Prevention is important: it’s best to use sunscreen in addition to wearing a wide-brimmed hat, long-sleeve shirt, long pants, and sunglasses. It’s a good habit to apply sunscreen well before you are exposed, reapply it frequently, and pay special attention to protecting your lips, nose and other sensitive areas. Minimizing sun exposure between 10am-2pm when ultraviolet is at its strongest is also a good strategy, if possible.

If you do get burned, cool, wet dressings will relieve some of the pain caused by sunburn. Taking aspirin or ibuprofen are also recommended.

Cold Water Immersion

Person fishing on river in the mountains with snow on the banks
Photo by Eric Page

Cold water immersion, which is caused by falling in the water, your waders filling and soaking you if you go in above the waistline, or planned wet wading, can be one of the more serious fishing mishaps. The main thing to be mindful of here is the temperature of the water, which can be dangerously cold in some places even in the summer. For example, lakes in the Rocky Mountains warm only to the mid-50s (13°C) in summer. Counting on warm summer air to dry you isn’t a guarantee, since storms can move in quickly and cause the temperature to drop.

It’s a common misperception that you will quickly become hypothermic and drown when immersed in cold water. In fact, while cold water is uncomfortable and can quickly diminish strength and coordination, actual hypothermia takes a while to develop. Knowing this, you shouldn’t panic since you have time to plan your actions.

If you do fall into cold water, knowing what happens to your body can be helpful. First, you’ll gasp for air, the blood vessels in your extremities will constrict, and your breathing and heart rate will increase. The initial gasp may result in water inhalation, and the rapid breathing rate makes it more difficult to hold your breath underwater. As strength and coordination diminish, the chance of drowning increases.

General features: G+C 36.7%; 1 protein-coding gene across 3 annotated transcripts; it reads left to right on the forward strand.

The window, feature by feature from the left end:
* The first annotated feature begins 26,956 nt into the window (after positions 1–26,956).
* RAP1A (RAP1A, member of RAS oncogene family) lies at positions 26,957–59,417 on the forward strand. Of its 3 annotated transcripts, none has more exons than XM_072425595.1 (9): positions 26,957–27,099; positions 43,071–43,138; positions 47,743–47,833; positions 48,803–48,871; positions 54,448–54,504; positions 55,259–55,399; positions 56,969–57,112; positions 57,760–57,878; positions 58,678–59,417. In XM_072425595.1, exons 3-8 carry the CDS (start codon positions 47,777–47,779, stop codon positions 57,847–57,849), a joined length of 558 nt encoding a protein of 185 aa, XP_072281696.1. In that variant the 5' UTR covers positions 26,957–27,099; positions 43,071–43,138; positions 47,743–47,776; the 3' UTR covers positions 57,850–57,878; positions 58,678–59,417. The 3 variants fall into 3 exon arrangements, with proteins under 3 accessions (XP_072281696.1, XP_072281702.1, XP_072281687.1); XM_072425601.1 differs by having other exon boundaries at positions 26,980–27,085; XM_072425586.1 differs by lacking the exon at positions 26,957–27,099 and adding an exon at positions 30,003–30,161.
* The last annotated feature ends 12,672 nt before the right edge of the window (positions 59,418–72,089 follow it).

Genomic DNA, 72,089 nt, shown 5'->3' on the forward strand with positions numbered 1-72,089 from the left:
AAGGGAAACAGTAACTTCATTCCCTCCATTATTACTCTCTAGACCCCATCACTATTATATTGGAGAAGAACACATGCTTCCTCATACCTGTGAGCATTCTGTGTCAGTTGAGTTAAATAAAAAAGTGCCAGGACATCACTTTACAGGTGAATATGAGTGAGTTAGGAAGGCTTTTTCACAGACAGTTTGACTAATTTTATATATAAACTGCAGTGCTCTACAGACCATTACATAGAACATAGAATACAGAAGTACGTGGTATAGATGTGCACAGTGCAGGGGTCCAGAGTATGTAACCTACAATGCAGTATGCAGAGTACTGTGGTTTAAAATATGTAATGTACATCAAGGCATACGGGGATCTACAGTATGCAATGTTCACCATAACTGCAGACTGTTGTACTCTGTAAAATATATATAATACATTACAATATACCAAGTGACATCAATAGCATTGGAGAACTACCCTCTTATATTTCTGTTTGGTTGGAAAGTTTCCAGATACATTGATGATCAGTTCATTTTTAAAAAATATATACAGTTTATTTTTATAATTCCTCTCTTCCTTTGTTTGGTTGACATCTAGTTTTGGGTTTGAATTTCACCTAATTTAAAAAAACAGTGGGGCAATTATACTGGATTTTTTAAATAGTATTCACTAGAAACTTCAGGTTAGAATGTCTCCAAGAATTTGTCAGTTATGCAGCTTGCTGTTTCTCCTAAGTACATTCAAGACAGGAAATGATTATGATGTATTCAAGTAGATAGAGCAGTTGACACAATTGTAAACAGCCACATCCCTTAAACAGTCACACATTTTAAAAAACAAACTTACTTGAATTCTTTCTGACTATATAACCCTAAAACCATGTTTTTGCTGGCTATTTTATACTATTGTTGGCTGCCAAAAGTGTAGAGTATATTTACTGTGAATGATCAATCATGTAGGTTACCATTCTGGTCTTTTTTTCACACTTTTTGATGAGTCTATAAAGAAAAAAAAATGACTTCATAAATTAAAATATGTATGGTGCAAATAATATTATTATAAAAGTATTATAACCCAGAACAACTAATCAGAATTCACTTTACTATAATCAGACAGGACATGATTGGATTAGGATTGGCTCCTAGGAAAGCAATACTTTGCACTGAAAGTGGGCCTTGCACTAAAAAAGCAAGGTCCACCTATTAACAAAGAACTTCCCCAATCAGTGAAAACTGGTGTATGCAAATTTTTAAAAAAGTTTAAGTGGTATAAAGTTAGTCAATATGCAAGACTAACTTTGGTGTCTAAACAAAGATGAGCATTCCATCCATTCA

What to do

First, remove the person in question from the water (if you think there’s a chance of severe hypothermia, be gentle and avoid vigorous movement that may disturb the heart). Next, ensure adequate airway, breathing, and circulation;dry and insulate them to prevent further heat loss; and fuel them with food and warm, sugary drinks. If needed, put them in a sleeping bag, and consider adding water bottles full of hot water to the sleeping bag for extra heat.


Close-up of hand holding a fly with fishhook
Photo by Lindsay Nohl

There are many ways to cut or scrape yourself while fishing: cutting yourself while cleaning a fish, slipping on a boat or shoreline, messing with a boat propeller, or by accidentally hooking yourself (particularly with treble hooks, spoons, or spinners, or while trying to take a flopping fish off your line). In all cases, even relatively minor injuries, these soft tissue injuries are concerning because of the possibility of infection when the skin is broken.

What to do

Your first aid should include controlling the bleeding, cleaning the wound, and monitoring for signs of infection. Applying direct pressure (with your hand and a piece of fabric or preferably sterile gauze) and elevating the wounded area will stop most bleeding when used in combination.